9. Studies show inverse correlation between aggregate economic growth and corruption : This means that the lower the income, the higher the corruption or breach of law. Further, corruption aggravates poverty and there is a two way dance between them. The cycle is continuous and the number of people falling prey to corruption is higher in emerging economies.
10. Poor pay more bribes : Empirical analyses has demonstrated that poor pay higher share of income on bribes than rich and do so because they are more dependent on public services than the rich.
11. They have no recourse to any other action : Lack of power for poverty stricken people stems from lack of legal course and representation and property rights are not well established. This further increases corruption and bribery among poorer sections of society.
1. Many poor people are honest : Not every poorly paid government official demands bribes or is corrupt. Not every poor person resorts to bribes to take advantage of public services.
2. Many rich people are corrupt : Many rich businessmen and entrepreneurs resort to bribery on a daily basis. They are more prone to corruption than poor people.
3. Corruption steams from inequity, not poverty : Poverty alone is not enough to lead to corruption. Inequity and lack of equal opportunities are responsible for corruption. Lack of adequate management of resources and corruption in allocation of state resources is responsible for such practices.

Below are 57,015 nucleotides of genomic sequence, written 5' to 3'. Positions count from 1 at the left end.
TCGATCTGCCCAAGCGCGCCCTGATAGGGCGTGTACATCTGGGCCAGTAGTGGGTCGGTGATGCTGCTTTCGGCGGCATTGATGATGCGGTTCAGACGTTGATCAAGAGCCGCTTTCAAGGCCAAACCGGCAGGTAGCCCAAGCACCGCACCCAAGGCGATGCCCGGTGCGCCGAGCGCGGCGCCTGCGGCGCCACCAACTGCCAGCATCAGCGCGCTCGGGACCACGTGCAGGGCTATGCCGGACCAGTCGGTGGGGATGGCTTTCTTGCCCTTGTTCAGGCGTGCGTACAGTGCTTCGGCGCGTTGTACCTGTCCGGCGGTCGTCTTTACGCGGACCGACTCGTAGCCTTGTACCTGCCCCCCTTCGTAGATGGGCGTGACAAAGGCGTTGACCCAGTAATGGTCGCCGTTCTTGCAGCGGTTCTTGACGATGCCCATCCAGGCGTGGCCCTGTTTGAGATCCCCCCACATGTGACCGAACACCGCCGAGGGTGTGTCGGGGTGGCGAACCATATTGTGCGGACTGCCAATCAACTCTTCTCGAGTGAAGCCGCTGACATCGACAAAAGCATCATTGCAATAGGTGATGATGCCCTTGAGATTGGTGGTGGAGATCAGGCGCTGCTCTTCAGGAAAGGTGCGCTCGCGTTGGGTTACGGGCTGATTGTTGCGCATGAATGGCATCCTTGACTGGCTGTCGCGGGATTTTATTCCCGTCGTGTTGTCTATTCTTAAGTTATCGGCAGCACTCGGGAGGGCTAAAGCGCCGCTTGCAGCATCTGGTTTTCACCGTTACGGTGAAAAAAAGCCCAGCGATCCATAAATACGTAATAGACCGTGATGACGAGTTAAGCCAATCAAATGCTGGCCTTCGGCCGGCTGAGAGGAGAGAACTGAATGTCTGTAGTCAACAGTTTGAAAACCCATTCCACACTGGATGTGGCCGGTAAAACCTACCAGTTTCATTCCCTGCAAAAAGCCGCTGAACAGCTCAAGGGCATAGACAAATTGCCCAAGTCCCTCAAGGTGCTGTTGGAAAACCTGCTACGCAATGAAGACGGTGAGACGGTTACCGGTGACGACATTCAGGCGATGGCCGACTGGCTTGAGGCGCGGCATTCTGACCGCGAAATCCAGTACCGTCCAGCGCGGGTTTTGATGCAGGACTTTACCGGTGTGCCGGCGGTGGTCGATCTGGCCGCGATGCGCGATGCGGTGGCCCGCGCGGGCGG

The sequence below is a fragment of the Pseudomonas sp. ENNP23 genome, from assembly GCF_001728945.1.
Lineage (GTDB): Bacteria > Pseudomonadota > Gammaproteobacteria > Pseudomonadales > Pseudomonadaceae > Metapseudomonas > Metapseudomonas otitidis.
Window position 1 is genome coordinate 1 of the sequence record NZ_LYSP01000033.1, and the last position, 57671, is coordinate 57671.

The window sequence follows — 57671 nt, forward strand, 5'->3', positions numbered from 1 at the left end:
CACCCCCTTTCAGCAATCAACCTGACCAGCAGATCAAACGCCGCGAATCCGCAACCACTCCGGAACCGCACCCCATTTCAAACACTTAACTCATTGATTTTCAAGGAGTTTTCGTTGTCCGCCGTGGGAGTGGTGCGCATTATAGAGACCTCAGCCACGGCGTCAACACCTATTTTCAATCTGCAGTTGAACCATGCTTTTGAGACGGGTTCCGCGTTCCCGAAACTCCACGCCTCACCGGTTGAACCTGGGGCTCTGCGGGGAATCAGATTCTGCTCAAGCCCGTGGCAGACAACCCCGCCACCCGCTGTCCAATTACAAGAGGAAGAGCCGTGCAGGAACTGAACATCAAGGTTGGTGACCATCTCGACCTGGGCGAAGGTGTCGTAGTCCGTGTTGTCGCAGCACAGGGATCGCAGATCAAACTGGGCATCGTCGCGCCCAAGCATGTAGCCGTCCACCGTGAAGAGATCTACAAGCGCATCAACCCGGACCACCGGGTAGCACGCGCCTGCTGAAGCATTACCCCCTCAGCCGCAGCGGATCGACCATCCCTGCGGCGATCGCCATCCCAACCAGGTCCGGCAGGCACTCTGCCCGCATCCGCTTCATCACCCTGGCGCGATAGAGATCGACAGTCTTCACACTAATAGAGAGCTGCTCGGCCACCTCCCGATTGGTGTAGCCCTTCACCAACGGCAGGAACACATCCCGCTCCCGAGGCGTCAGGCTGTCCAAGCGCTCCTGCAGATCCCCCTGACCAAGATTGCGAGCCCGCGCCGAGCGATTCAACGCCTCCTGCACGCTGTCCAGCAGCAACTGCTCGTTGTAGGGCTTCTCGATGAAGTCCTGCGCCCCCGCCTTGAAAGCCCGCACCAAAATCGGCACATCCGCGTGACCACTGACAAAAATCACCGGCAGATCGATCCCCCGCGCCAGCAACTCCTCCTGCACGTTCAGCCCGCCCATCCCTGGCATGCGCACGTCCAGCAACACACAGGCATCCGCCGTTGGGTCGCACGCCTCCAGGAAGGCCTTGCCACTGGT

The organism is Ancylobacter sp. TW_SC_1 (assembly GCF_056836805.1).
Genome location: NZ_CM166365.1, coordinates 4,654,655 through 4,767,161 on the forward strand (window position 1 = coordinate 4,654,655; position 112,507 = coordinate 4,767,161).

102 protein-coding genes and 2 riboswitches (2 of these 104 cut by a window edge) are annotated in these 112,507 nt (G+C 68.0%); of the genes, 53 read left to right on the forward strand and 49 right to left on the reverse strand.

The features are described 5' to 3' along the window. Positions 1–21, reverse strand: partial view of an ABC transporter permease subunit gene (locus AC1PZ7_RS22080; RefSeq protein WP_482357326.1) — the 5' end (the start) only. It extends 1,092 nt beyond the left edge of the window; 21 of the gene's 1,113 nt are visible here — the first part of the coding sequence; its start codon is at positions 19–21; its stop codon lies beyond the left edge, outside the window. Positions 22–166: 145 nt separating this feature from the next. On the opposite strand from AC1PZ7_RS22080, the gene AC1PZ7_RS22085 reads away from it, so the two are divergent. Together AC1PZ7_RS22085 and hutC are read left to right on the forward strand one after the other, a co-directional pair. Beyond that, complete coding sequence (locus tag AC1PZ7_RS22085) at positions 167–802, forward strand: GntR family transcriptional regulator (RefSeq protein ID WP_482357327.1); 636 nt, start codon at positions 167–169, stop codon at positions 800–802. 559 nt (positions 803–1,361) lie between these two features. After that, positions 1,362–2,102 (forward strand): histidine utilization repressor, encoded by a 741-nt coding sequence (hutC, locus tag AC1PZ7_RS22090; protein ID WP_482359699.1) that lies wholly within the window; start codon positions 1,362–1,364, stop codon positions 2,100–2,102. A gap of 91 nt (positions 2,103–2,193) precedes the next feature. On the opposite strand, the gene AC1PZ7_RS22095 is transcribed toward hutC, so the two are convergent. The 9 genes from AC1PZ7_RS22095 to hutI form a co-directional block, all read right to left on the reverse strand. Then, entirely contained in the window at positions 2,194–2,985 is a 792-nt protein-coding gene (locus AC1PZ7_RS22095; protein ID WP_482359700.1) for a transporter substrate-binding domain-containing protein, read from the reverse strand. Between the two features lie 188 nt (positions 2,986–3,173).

4. Good governance weeds out corruption : Empirical analysis has shown good governance reduces poverty while increasing equality in society. This helps to root out corruption and creates a positive environment for stable economic growth. Poverty has nothing to do with this.
5. Corruption is associated with low income growth : Lower incomes attract corrupt practices. Persons may be above the poverty line and still resort to bribe taking therefore.
6. Corruption occurs when resources don’t reach people : A major source of deprivation and backwardness, corruption hurts when resources do not reach people dependent on quality of governance and state support. Good governance reduces poverty and increases transparency, thereby lowering corruption.
Anti-corruption strategies that are pro-poor recognise the role of wealth, abuse of power and poverty in corrupt practices. Unequal income distribution is linked to high level of corruption. Corruption also stems from lack of regulatory and anti-corruption frameworks and lack of accountability for government officials. Social exclusion which restricts citizens’ access to decision making and political happenings goes against anti corruption as well. The final conclusion is that to fight poverty and corruption, the poor and marginalised need to be given a voice and have a say in matters. But this alone is not enough to weed out this evil. Wealthy people should also be given disincentives for bribing persons. Equal punishment should be meted out to the corrupt, regardless of their social status or political pull. Only then will the evil shadow of corruption cease to darken India’s chances for growth.